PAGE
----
There's nothing unexpected about this, actually it is fully to be expected. This is a very good example of the purpose reputation serves. Frankly anyone surprised by this outcome basically isn't qualified to do the research...
Reputation allows us to rely on the work of somebody else without basically having to check them every step of the way. Ideally (and it's never flawless and might even fail big time) someones reputation is well deserved and actually tells you more about the quality/usefulness of his code then a code checker will. For better of worse it is just the way humans interact with each other all the time. How you could think open source projects are somehow an exception is beyond me.
For me, I'd take a pull request from someone I trust to be able to write good and useful code over stuff from a random stranger or somebody known to get it wrong any day, even if the code-quality tool tells me otherwise. Unless code quality tools improve very very very much reputation will be a more reliable measurement of quality.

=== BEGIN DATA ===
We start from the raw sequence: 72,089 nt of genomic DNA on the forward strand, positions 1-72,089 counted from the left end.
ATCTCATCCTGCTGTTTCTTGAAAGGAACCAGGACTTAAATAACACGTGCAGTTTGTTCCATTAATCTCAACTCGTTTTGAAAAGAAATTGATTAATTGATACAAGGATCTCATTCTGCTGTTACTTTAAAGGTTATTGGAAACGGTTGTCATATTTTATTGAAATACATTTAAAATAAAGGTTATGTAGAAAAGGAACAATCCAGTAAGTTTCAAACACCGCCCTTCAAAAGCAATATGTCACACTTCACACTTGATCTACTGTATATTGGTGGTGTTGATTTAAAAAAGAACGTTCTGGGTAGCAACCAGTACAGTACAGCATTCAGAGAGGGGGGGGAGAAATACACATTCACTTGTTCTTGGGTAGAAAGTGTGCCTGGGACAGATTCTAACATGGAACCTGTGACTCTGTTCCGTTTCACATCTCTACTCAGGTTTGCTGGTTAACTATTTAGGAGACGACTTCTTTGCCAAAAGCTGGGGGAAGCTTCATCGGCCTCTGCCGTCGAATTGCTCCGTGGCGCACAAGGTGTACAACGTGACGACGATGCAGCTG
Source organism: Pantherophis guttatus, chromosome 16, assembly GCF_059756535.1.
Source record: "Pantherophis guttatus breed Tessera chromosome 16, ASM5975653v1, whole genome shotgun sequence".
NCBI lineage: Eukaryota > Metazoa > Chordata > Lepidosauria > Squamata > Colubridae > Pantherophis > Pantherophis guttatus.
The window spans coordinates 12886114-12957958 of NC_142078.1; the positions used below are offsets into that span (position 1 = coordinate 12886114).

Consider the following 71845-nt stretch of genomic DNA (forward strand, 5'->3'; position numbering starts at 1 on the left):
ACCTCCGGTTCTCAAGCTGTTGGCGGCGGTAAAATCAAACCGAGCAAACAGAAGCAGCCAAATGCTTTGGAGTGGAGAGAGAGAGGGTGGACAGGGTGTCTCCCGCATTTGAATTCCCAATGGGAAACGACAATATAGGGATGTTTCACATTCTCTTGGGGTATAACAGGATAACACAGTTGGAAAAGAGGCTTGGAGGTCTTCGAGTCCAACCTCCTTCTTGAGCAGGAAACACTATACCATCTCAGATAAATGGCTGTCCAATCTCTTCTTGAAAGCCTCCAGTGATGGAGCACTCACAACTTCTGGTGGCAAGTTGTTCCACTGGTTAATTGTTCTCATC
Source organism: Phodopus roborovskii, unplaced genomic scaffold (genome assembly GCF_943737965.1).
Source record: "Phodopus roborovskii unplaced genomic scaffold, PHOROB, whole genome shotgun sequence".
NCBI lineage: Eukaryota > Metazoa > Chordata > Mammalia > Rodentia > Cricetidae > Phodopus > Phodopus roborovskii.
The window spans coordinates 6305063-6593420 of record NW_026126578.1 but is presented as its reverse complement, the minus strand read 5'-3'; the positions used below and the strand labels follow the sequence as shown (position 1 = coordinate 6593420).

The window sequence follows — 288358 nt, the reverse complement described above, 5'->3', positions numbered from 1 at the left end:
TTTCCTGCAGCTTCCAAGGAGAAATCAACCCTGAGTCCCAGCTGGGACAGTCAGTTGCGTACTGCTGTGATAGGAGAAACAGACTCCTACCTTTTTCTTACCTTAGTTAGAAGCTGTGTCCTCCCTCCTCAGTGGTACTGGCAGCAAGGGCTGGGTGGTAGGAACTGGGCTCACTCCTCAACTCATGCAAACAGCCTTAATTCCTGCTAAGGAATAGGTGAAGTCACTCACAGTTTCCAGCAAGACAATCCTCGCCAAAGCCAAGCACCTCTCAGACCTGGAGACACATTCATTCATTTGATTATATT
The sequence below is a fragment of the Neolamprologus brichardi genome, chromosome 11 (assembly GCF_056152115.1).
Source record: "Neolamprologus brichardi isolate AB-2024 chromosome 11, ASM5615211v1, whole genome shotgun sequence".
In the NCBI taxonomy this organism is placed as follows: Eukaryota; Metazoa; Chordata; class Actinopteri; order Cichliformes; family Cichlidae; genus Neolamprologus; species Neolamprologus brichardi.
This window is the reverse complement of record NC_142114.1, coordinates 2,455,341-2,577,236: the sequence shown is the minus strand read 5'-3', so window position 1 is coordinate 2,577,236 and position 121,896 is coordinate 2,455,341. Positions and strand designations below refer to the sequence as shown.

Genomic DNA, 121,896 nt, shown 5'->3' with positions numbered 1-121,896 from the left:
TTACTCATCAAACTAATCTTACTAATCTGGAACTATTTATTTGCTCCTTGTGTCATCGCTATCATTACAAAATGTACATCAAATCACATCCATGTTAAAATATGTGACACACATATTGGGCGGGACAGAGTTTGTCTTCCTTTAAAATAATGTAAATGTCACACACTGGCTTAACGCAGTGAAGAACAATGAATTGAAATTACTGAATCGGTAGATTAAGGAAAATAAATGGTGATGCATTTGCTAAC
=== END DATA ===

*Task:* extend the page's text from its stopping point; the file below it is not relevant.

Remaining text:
Alternatively one can of course spend a lot of time actually doing in-depth reviews of pull requests. That would make a difference, but takes huge amounts of time and it often it's just not worth it.
"Perhaps this tool isn't that great. I've seen this sort of thing be crap at actually judging code quality."
I can think of a number of reaons why a pull request should not be accepted...
a) use of global variables for no good reason. I had someone submit a patch that did this to a simple utility I wrote, years before github actually. I basically shelved it. NOT polluting the desgn.
b) use of hard tabs. *NO* - just *NO* (it doesn't display the same on every editor, duh)
the only exception are when required by the file format, like make utilities
c) violating basic code standard. If everything is ALLMAN STYLE, don't you DARE put a K&R style 'if()' block in there.
d) single character variable names - NO
e) anything whitesmith's style - double indenting is an irritation and an eyesore